Online school: harmful or helpful?

Graphic by Ethan Gill.

Online school: harmful or helpful?

April 28, 2020

Entering the third week of  online “Distance Learning For All”, the debate arises of how effectively virtual school can replace in-classroom learning. 

Online school just isn’t enough

On April 13, the Oregon Department of Education’s plan for distance learning was put into action. Known as “Distance Learning for All,” it requires all students to utilize Google Classroom and other such resources remotely to finish getting their credits for the year. Currently, it’s the best that the state can do to try and make sure students are still getting an education for the rest of the school year, but it’s far from perfect. 

For starters, communication between student and teacher is severely crippled. Only things that can be answered in an email can be easily communicated. In classes such as math, which have a heavy focus on numbers, an email just does not do enough to explain a concept to a student who is struggling to understand.

In looking at individual classes, the amount of work students get online is nowhere near the work they’d get in an actual classroom. In an effort not to overwhelm the student, the classwork they are given is substantially less, resulting in it being completed rather quickly. Furthermore, the quality of the work given is also toned down. Teachers can’t give their students something super complicated, because they run the risk of having a lesson that students don’t understand and that they can’t easily explain. These school work issues are not the teachers fault though, as they are simply working with what they have. Rather, it exposes the failures of the online system.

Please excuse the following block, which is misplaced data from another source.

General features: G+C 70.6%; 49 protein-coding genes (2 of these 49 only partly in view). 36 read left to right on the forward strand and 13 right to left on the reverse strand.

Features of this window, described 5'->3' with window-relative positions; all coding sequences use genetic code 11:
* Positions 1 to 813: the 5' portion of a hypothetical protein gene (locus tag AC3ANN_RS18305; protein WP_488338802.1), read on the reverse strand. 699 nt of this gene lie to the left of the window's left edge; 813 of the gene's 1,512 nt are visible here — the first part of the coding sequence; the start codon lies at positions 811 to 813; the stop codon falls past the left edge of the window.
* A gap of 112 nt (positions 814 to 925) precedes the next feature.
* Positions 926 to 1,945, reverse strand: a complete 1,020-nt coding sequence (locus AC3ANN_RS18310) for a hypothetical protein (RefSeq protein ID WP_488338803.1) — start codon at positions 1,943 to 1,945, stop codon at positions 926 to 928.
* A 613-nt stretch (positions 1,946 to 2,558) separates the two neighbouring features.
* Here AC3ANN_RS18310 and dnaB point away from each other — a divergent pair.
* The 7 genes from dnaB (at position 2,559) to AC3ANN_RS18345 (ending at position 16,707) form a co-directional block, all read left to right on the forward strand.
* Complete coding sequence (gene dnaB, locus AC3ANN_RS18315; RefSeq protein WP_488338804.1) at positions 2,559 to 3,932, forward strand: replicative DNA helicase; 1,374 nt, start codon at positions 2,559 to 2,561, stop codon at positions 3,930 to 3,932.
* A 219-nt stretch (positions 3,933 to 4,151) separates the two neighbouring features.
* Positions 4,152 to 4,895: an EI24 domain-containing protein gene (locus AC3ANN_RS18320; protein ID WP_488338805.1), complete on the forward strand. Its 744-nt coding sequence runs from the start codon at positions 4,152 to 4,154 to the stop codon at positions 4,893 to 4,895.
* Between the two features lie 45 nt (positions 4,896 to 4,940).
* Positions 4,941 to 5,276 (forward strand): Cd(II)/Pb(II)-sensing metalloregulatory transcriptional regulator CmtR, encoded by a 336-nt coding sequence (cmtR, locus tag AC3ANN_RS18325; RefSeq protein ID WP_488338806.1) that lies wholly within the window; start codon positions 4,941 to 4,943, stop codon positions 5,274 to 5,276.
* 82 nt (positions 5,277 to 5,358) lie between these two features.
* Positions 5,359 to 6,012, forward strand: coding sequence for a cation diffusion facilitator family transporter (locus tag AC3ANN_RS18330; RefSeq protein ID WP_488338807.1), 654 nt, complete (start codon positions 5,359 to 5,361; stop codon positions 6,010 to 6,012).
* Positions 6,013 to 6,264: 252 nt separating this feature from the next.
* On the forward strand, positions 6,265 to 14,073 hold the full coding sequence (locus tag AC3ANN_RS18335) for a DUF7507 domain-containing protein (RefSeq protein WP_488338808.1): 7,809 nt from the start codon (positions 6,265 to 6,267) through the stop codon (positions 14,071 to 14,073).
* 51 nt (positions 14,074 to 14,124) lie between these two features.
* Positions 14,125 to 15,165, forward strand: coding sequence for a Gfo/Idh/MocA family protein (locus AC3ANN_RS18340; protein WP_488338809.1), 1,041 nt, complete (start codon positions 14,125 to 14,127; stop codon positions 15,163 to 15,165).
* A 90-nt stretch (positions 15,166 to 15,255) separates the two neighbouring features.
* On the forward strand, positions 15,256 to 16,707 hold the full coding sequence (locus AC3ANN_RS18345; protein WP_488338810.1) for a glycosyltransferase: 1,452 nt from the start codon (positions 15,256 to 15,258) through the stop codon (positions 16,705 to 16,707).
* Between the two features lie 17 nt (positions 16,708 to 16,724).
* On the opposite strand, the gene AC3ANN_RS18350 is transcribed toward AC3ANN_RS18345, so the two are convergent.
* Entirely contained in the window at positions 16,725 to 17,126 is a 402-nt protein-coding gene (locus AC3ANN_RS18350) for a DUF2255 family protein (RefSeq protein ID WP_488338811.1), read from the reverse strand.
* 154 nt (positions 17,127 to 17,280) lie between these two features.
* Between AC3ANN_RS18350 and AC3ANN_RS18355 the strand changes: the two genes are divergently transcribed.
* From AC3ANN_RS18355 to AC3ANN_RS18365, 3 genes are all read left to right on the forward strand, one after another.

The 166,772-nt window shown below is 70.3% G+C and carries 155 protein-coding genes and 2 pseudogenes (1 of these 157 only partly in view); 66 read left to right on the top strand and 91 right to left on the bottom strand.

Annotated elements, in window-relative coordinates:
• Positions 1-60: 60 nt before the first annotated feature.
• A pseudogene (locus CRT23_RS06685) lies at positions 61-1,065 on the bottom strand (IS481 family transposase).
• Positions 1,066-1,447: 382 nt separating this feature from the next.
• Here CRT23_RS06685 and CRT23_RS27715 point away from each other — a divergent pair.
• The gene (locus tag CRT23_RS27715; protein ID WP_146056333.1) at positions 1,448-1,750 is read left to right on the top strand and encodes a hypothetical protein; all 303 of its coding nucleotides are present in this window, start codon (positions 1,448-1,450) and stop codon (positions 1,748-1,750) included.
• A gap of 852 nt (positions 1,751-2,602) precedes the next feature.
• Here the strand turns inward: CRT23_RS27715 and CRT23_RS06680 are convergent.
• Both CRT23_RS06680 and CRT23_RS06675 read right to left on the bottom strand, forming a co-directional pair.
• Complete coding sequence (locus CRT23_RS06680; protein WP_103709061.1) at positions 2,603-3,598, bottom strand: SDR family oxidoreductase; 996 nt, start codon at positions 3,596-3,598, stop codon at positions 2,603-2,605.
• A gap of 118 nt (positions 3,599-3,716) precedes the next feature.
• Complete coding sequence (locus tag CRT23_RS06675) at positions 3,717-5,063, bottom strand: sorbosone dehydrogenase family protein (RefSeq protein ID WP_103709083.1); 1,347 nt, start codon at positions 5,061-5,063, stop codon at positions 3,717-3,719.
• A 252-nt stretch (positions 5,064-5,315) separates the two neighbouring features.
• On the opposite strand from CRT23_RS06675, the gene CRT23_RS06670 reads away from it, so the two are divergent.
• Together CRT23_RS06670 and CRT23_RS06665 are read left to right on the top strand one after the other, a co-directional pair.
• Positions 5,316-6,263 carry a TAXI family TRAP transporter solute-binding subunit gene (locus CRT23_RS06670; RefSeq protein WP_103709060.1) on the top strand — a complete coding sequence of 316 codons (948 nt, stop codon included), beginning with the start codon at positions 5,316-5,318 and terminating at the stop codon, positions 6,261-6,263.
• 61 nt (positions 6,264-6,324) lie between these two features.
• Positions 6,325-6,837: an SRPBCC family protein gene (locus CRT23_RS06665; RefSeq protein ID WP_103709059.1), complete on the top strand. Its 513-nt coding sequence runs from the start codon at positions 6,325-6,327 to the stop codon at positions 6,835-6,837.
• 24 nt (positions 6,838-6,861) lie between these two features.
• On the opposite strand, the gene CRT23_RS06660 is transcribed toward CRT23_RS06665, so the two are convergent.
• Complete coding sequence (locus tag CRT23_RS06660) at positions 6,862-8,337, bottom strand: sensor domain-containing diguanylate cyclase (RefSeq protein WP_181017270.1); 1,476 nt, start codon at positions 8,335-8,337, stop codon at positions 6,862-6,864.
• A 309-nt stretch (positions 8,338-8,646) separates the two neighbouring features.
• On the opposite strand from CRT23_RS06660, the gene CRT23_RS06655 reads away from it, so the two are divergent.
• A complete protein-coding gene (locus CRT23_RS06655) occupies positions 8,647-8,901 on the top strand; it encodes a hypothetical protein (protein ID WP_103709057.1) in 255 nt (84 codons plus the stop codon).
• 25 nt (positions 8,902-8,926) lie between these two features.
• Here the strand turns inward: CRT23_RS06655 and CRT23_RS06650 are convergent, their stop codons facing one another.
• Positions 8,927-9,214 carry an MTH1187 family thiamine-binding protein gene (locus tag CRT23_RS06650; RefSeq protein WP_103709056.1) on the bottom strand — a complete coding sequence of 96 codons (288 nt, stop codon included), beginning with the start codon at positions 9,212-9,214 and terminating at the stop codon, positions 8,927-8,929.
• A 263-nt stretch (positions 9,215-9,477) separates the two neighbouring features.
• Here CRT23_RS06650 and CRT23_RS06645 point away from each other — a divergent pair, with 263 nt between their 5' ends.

For all levels of schooling, next year will be more difficult. A study done by the NWEA research group reveals the impact of this online schooling plan for K-8: “Preliminary COVID slide estimates suggest students will return in fall 2020 with roughly 70% of the learning gains in reading relative to a typical school year. However, in mathematics, students are likely to show much smaller learning gains, returning with less than 50% of the learning gains.” While this data may not include high school students, it is safe to assume that students will still be affected in similar ways by this online learning program. 

For many students in school, grades are another motivating factor. Though this is more of a motivation by fear of failing, it still is motivation. As of April 15 though, all high school students are only going to receive a pass or fail for the second semester. On an initial look, that seems to be a large source of motivation gone for students. Yet, it doesn’t have to be that way. Now would be a good time to look into alternative, more positive motivation through grading. Specifically, more personalized feedback. Teachers, instead of grades, can now give students encouraging feedback on their work, and give them reason to improve by connecting with them personally. 

The final issue students are going to face during online school is a lack of motivation, though maybe not as you would expect. When students are going to school, for many their motivation comes from seeing their friends everyday, not the schoolwork. Imagine a world where when you went to school, but had no friends or anyone one to talk to. That in essence is online schooling. That is where the major lack of motivation comes from. But, through apps such as Facetime and Zoom, students are still getting the opportunity to see their friends, it’s just not a component of online school